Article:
These objects (impossible objects to much contemporary esthetic thought) intend relations with the emotional experience of the artist; more importantly, they include as part of themselves the intended relations with the emotional feeling of a viewer in a room. And they intend yet further relations, defying both “the modern industrial and administrative state and its functionalised society” (which Gadamer claims has produced the “crisis of the picture”) and that threadbare estheticism which regards the detached and differentiated object as an end in itself, to be observed disinterestedly at an esthetic distance. Humphrey, in painting which is a continuing meditation on connections between self and the world of other objects, people and relationships, is making paintings which point beyond themselves as esthetic objects insofar as they can determine that context, and insofar as that context determines them. These connections and interrelations are with the world, and with a world which might perhaps not be worth connecting with, or which it is injurious to interrelate with—this contemporary world which is a slap in the face. Such connections are the opposite of the self-enfoldings of the earliest paintings. They are an attempt to join the world as it is, not as illusion, and they attempt, in reciprocities with the room and the spectator, to heighten the feelings of actual life.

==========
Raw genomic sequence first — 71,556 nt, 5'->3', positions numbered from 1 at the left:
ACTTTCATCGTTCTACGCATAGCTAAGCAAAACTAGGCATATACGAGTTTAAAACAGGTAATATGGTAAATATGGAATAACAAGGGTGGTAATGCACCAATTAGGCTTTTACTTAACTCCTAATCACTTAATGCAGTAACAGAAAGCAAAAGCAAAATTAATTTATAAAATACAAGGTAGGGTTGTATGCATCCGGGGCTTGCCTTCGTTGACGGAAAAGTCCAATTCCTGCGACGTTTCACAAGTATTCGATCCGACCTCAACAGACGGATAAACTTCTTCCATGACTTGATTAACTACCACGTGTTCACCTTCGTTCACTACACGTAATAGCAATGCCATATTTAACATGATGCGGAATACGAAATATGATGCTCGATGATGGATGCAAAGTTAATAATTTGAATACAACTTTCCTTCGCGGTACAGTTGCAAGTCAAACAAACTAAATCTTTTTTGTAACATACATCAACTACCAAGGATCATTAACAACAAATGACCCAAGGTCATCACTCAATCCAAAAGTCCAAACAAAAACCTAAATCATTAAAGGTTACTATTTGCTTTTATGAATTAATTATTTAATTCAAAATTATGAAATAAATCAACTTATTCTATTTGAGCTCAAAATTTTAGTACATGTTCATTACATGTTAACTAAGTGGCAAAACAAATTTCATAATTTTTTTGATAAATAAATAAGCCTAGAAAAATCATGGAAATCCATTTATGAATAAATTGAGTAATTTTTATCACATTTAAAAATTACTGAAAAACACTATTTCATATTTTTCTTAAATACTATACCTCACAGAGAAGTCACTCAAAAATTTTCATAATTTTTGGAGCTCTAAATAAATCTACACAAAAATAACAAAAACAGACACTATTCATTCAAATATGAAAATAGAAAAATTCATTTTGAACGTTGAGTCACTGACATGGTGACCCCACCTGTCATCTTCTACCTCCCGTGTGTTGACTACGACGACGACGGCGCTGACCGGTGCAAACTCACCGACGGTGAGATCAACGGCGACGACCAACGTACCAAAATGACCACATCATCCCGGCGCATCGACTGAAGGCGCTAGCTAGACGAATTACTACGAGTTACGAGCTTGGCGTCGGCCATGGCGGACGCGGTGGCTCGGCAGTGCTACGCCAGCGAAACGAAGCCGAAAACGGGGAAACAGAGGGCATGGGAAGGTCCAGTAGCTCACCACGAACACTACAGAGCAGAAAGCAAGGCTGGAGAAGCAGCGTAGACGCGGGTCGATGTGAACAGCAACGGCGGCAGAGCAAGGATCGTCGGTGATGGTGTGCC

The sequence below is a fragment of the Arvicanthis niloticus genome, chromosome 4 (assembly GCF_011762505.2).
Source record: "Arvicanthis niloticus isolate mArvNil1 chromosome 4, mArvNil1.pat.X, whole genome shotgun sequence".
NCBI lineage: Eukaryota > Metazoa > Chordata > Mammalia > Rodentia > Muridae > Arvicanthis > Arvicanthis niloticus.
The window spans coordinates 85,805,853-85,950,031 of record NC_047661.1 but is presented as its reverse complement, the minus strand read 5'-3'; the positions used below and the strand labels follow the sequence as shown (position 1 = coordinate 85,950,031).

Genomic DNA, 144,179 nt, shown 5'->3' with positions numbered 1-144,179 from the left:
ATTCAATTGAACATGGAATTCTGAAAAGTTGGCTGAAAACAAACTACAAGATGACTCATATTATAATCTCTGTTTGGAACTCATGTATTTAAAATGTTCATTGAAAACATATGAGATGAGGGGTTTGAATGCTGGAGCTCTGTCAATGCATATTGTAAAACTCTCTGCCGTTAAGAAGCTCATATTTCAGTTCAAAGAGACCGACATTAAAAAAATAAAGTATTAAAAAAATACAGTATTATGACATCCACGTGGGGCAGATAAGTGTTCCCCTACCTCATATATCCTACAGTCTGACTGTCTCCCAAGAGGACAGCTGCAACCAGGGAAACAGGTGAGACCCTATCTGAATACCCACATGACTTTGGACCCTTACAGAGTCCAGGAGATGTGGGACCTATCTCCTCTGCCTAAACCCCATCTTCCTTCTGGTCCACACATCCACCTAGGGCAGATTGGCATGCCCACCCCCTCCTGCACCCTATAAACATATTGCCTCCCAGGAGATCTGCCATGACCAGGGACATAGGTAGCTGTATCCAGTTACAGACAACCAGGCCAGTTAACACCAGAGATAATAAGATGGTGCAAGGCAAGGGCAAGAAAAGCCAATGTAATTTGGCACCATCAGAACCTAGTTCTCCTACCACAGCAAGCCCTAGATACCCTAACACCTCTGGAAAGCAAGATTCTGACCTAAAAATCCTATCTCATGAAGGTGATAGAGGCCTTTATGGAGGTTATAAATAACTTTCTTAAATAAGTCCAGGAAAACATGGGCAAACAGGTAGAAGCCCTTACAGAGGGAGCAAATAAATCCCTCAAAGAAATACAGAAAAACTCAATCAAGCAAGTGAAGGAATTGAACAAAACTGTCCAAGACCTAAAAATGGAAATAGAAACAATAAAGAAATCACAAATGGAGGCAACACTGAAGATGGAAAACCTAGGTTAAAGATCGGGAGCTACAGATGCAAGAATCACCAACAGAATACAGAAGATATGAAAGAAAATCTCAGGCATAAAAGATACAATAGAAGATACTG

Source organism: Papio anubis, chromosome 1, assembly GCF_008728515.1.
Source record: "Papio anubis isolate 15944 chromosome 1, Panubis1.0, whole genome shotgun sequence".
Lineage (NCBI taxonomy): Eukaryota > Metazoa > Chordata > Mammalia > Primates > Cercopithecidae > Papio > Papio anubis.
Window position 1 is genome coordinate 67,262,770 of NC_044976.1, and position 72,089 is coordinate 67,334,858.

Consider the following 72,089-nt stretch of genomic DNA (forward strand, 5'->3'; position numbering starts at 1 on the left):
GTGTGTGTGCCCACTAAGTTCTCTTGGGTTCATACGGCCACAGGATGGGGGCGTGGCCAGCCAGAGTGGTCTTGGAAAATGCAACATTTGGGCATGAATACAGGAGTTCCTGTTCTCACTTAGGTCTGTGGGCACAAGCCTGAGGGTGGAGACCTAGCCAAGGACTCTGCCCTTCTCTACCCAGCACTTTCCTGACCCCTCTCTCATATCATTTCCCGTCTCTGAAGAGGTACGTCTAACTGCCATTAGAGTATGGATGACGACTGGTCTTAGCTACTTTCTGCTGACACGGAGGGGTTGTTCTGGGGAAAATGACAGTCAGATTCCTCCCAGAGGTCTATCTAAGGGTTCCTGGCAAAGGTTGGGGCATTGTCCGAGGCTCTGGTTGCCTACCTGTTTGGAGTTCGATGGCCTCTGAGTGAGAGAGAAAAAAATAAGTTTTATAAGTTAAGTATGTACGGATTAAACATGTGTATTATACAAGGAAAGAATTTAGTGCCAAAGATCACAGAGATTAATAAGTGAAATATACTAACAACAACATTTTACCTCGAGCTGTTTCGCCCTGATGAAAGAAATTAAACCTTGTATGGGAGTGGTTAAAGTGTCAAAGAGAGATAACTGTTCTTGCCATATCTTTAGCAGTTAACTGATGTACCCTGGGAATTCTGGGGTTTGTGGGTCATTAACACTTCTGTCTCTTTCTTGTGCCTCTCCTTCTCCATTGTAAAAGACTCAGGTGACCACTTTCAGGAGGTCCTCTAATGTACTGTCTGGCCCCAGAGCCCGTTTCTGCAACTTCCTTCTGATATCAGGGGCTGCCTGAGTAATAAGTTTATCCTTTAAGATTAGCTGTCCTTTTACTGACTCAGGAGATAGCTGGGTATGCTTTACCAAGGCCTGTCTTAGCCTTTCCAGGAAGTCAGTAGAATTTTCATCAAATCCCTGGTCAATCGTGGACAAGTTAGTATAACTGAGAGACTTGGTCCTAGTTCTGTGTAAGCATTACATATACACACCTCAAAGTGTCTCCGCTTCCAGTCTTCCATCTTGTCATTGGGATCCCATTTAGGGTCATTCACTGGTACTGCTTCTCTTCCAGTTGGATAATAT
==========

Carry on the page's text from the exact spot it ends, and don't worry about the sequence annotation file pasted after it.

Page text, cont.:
The paintings of Ralph Humphrey in October 1977 cut the edge of visual, painterly thought by exploring the architecture of painting. The “lines” are now in such deep relief, rising above the surface of the painting and extending beyond the edge, that the lines bite into the actual space of the room, bringing line into painting in order to redefine the problems of edge. The edge of a painting has been a tangent implying continued movement, so that painters have had the problem of the corners, of keeping the eye within the picture field. The weakness of drawing has been that it has induced a subjective or illusory movement, a Bauhaus whimsey, a Surrealist vertigo. In these paintings, line and edge have no tangents. The edge of the painting could be measured as four feet, but if measured more accurately, including the ups-and-downs of the raised lines, the length of the edge grows without bound. Length from corner to corner is no longer an adequate measure of size, and the true length would, in fractal mathematics, be infinite. These paintings—the working title of one of them is Why I Don’t Paint Like Mark Rothko—domesticate the infinite, bringing it onto the plane of observables, and at the same time they purge drawing and painting of the deceptive tangencies of line and edge. Since the lines and edges are not paths, implying movement beyond themselves, they do not lead away in space or time, but instead concentrate in themselves a hovering movement.

William Wilson is the author of a collection of stories, Why I Don’t Write Like Franz Kafka.